There is something uncomfortable about Kate Garraway sharing her husband’s desperate Covid texts
25th Apr 2021
We are used to celebrities oversharing their lives. But sharing someone else's as they fight for their life might be a step too far, writes Amanda Cassidy
TV presenter Kate Garraway has shared the heartbreaking last text messages her husband Derek Draper sent her before he was put into an induced coma.
The political lobbyist was desperately sick with Covid and spent over a year in hospital needing round-the-clock care. Now, recovering at home, but still very unwell, Derek’s wife has been sharing the messages they exchanged while he was struggling to breathe.
In her new memoir The Power Of Hope, which is being serialised by the Mail on Sunday, Garraway charts the difficulties they faced as a family as he was taken away in the ambulance.
Ahead of the book’s release, the Good Morning Britain presenter explains why she decided to share the messages; “I’m painfully aware that Derek would have wanted to tell his own story – and one day he still may.
In this book, I have tried to do him – and all those who love him – justice.
The help I have received from his brilliant team of doctors and specialists, and from people everywhere, has kept me going. By sharing this with you, I pray that it is in some way useful in tackling the challenges in your life. We all have our own Covid stories. This is mine.”
But the problem is that it isn’t her story- the texts are Derek’s and they are pitiful. Some images were shared on national TV during times when he was unconscious.
“It’s mental torture.” He writes in one message. “I need a break. I want to be put unconscious.” In another that Garraway shares, her husband writes. “I don’t think you realise how bad this is. It is unimaginable. I literally feel like I’m drowning and every breath is my last. Please tell them both I love them.”
I’d like to think my loved ones would never distribute pictures of me during some of the worst times of my life, sick and frail – especially without my consent.
Of course, that isn’t to take away from the shock and pain Garraway and her family were going through. But sharing pictures of Derek in a hospital bed, eyes closed, tubes everywhere is uncomfortable to see. In some, he looks confused and disorientated.
Even presumably now with his permission, this is still a very sick man – a vulnerable person. In one of the texts, he starts it with “Not for the children.” His wishes were clearly not to frighten them.
The couple has two children Darcey, 15, and Billy, 11. And while Derek is now home, the family has been warned by doctors that he still faces a ‘long and grueling’ fight ahead to full health. In other words, he is still not himself.
To sell it as a book that might help others is deliberately ignoring the culture of heartbreak porn – which is lucrative as it is distasteful.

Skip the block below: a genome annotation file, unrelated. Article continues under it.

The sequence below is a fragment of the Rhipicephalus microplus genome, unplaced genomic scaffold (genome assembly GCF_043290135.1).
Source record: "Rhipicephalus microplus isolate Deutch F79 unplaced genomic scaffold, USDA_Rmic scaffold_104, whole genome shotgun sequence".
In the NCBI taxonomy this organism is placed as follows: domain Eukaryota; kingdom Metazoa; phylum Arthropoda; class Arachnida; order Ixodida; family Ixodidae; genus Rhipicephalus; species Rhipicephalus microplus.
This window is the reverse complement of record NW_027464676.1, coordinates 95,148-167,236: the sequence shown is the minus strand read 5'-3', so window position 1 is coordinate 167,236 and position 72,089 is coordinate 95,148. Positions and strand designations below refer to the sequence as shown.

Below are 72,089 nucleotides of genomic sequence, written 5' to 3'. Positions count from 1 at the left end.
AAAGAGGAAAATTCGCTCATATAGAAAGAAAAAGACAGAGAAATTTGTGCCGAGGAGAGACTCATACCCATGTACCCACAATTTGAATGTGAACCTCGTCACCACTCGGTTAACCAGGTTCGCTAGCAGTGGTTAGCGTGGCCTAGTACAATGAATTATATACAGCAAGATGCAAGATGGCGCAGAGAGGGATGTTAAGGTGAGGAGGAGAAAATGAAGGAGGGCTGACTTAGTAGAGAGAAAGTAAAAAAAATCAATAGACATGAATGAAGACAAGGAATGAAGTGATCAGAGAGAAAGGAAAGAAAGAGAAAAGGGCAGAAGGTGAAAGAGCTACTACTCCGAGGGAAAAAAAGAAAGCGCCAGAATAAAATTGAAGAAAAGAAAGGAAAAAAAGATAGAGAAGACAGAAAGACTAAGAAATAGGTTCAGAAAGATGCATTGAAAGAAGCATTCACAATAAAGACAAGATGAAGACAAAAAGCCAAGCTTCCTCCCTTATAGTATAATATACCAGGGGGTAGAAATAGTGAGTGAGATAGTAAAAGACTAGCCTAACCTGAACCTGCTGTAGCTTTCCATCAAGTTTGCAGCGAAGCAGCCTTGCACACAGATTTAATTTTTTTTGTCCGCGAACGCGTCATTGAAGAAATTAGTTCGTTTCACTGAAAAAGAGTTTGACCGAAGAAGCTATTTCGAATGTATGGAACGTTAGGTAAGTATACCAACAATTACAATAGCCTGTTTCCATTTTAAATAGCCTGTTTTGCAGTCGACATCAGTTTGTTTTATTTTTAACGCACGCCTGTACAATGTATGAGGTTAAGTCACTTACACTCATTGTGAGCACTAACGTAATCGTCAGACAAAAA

Last week, Kate told viewers on GMB: “It has been wonderful having Derek at home. There have been lots of little positives – moments of recognition and reaction.”
“On an emotional level, I hope readers will also draw something from how we, his family, have struggled to cope.”
Of course, writing can be cathartic, but to sell it as a book that might help others is deliberately ignoring the culture of heartbreak porn – which is lucrative as it is distasteful. There is an element of sensationalism about sharing the desperate pleading texts someone made while effectively lying on their potential death bed.
But this sells.
Money in exchange for someone’s heartbreaking and most frightening moments feels exploitative
I can’t help wondering how Derek’s wider family feel about such intimate pictures and thoughts being sold by his wife. Even with their blessing, Derek remains a vulnerable person. Had he gone on to fully recover and wanted to tell his own story, it would have been more understandable.
By this logic, anyone could sell someone elses story and dress it up as a desire to help others.
The fact is that Kate is right – this isn’t her story to tell. But equally we should take a step back and wonder why we are so keen to get a glimpse into such a sad and personal struggle. We can justify it in the name of concern, or an important life lesson, but if that was the case the book would surely be distributed for free.
Money in exchange for someone’s heartbreaking and most frightening moments feels exploitative. Sadly this is happening more and more in celebrity and some look for new ways to make their stars shine.
Of course, it doesn’t take away from the difficult struggle Garraway and her young family ensured. She writes touchingly about trying to support her husband from afar.
“Twice a day I spoke to Derek while the staff placed a phone by his ear. I would chat to him for as long as I could, telling him about holidays we were going to have, things we would do with the children, things we would do to the house and beyond. I didn’t know if he could hear, but I could imagine how lonely he would feel if he could hear and not know we were all rooting for him.
‘You’re somewhere safe,’ I would whisper to him. ‘You’re being looked after. I’m in touch with everyone. I’ve been speaking to your father this morning…’
Anything I could think of to say that would encourage him to survive, to come back to us, to leave the dark space he must have been in.”
The problem is that the whole world has now been exposed to his dark space. And that doesn’t sit right.
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